Plan scrapped for psychiatric facility that could house ‘dangerous’ mentally ill patients in North Baton Rouge
Harmony Behavioral Health Center has decided not to move ‘dangerous’ mentally ill adults into a facility in North Baton Rouge.
In a statement, the company said, “Last week, Harmony Behavioral Health Center administrators were informed of a planned community meeting regarding the opening of its facility at 7414 Sumrall in Baton Rouge, Louisiana. After much discussion, prayer, and consideration of the community’s concerns, Harmony Behavioral Health Center has made the decision not to place patients directly transferred from East Louisiana Mental Health System at 7414 Sumrall. We have continued to listen to the community and stakeholders. As such, we convened a meeting with area elected officials before concluding that this decision may be in the best interest of everyone affected. Our priority is the safety and well-being of our patients, staff, and neighbors. Access to inpatient behavioral care is a challenge nationally and at the state level. Last year, the Louisiana Department of Health Launched an initiative to expand inpatient behavioral care. The Harmony Center will continue to address the mental health needs of our citizens as we have done for over 40 years. As more information becomes available, we will provide updates.”
A meeting is still expected to take place on Saturday, Jan. 21 at Forest Heights Academy.
BATON ROUGE, La. (WAFB) - There is growing concern about a proposed mental health hospital coming to North Baton Rouge.
The new facility could be placed in the Glen Oaks neighborhood right next to Forest Heights Academy of Excellence and blocks away from Glen Oaks High School.
But it’s who could be housed there that now has lawmakers involved.
According to forms submitted to the Louisiana Department of Health, the facility would be an intermediate psychiatric facility with 118 beds.
They would take in the severely and persistently mentally ill adult population, including “Those who are forensically involved with aggressive/dangerous behaviors, and who have been civilly committed subsequent to being found un-restorable incompetent to proceed to trial.”
Sandra Collins’ home is right across the street from Central Specialty Plaza, which would come become the home of the new facility.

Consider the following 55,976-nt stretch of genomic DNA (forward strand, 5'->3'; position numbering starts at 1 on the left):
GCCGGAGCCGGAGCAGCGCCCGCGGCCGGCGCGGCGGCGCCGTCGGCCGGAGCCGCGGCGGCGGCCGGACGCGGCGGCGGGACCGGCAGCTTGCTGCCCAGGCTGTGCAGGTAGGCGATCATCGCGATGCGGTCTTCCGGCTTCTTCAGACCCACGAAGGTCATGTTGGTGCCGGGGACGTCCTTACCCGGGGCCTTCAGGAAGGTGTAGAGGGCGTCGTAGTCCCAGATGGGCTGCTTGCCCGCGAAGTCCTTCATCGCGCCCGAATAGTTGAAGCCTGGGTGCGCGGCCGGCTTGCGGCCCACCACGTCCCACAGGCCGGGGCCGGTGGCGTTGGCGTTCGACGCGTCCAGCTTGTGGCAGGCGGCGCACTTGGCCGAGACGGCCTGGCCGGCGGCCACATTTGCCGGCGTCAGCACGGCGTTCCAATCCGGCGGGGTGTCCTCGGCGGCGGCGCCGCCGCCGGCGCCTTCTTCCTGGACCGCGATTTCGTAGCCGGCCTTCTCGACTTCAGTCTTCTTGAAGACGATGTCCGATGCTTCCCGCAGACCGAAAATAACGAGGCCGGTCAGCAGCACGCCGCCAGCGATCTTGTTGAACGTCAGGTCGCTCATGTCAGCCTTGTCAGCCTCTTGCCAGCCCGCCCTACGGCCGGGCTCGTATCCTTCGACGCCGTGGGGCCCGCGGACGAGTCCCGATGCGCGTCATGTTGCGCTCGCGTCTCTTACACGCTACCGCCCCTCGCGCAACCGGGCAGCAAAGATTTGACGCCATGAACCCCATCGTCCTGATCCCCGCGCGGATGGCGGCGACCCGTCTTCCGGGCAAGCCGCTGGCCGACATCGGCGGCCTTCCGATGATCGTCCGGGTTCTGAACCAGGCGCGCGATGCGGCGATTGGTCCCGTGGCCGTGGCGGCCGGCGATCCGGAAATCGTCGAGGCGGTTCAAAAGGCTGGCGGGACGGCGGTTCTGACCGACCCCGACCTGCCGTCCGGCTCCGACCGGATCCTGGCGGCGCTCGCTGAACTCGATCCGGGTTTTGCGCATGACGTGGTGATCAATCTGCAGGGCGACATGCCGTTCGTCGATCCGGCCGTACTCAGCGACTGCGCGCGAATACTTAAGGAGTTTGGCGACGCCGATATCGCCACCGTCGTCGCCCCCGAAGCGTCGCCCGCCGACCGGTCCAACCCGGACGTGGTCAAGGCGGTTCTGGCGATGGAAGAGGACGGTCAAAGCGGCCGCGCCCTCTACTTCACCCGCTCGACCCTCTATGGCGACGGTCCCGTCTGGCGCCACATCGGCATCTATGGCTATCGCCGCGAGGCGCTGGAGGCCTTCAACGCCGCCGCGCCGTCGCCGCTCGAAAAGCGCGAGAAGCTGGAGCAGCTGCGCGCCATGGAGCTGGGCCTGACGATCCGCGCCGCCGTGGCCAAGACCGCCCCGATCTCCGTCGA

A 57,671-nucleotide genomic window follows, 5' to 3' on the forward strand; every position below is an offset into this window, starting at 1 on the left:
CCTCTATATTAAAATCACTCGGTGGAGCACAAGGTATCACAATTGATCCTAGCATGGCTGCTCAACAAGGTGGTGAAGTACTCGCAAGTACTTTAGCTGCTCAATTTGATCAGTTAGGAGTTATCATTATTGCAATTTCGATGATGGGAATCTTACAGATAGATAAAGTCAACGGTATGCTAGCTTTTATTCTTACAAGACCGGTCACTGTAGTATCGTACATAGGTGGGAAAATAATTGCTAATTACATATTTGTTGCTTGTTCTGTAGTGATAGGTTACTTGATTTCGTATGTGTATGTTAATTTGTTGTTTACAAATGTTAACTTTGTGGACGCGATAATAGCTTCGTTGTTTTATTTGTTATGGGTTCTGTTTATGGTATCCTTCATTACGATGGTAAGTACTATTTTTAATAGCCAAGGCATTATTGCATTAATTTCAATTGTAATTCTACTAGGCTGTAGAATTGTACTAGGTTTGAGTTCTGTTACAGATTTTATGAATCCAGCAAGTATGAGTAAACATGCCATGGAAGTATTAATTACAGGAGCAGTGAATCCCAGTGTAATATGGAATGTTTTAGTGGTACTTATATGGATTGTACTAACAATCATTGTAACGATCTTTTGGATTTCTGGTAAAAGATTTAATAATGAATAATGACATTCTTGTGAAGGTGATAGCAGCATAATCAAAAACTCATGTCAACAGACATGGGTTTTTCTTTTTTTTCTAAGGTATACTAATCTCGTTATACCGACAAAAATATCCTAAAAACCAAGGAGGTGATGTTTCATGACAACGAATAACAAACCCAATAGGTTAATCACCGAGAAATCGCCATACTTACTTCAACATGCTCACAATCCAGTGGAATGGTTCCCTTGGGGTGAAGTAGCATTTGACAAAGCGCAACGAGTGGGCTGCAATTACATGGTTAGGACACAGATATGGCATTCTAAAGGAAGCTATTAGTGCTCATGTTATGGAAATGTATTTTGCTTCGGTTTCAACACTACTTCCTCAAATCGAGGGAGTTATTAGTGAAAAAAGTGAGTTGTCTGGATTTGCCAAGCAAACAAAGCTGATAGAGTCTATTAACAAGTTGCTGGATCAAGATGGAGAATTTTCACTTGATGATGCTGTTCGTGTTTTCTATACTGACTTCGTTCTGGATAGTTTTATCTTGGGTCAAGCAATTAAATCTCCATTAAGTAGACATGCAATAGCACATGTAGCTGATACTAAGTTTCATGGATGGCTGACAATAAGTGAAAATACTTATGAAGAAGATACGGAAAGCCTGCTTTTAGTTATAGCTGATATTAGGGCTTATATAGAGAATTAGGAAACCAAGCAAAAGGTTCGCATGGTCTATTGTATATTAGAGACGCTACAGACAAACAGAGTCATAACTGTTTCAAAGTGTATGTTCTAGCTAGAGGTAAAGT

“It’s pretty quiet, we have neighborhood watch with the police back and forward, so I’m pretty pleased with that,” said Collins.
She’s lived in the Glen Oaks area for 17 years and has concerns about the proposed facility.
“Really, I done lost some sleep over it, you know looking out the window, coming to the window, making sure things are safe around here and stuff,” said Collins.
The news has spread quickly across North Baton Rouge, from neighbors to state lawmakers.
“My main concern would be the security. How strong the security will be. I don’t think that’s a good spot for that, I don’t agree with that,” said Paula Hills, a neighbor.
“I don’t think this is the ideal place for this kind of facility, and I’m not in favor of that,” said State Senator Regina Barrow, District 15.
Metro Councilman Darryl Hurst says all he was told back in December, was that it was going to be a healthcare facility that would bring high-paying jobs to the area.
“It’s a mentally ill facility, it’s not a prison, so there’s not barbed wires. These are people who may have been tried for serial killing and serial rape but were not fit to go through a trial process, so they were sent to an establishment that could house them,” said Hurst.
The facility is right next door to Forest Highs Academy, prompting concerns from parents and educators as well.
“I don’t think it’s a right fit for our district, I don’t think it’s a right fit for the community. But more so, I don’t think it’s the right fit to be next to a school in any district, not just in my district,” said Councilman Hurst.
We’re told the operator of the proposed facility is Collis Temple Jr.
WAFB tried to reach him multiple times on Tuesday, January 17, to learn more about his plans for the facility, but did not hear back from him.
“Everyone that knows me, knows I’ve been a strong advocate for individuals with mental health. But I believe putting a facility of this magnitude in a community, where to me is just kind of creating a recipe for disaster,” said Senator Barrow.
Now neighbors are left wondering what this facility means for their future in the community.
“If they do, I think I’ll move. It’s not worth the risk, it’s not worth my life,” said Collins.
WAFB’s Lester Duhe’ spoke with EBR School Board President Dadrius Lanus, who believes there is nothing legally the school system can do about it. But, he says officials are weighing all their options right now to see if they can work with the property owner to mitigate the issue.
To learn more about the Request for Information about the proposed facility from the Department of Health, click here.
A community meeting will take place Saturday, January 21 at 10:00 a.m. at Forest Heights Academy.
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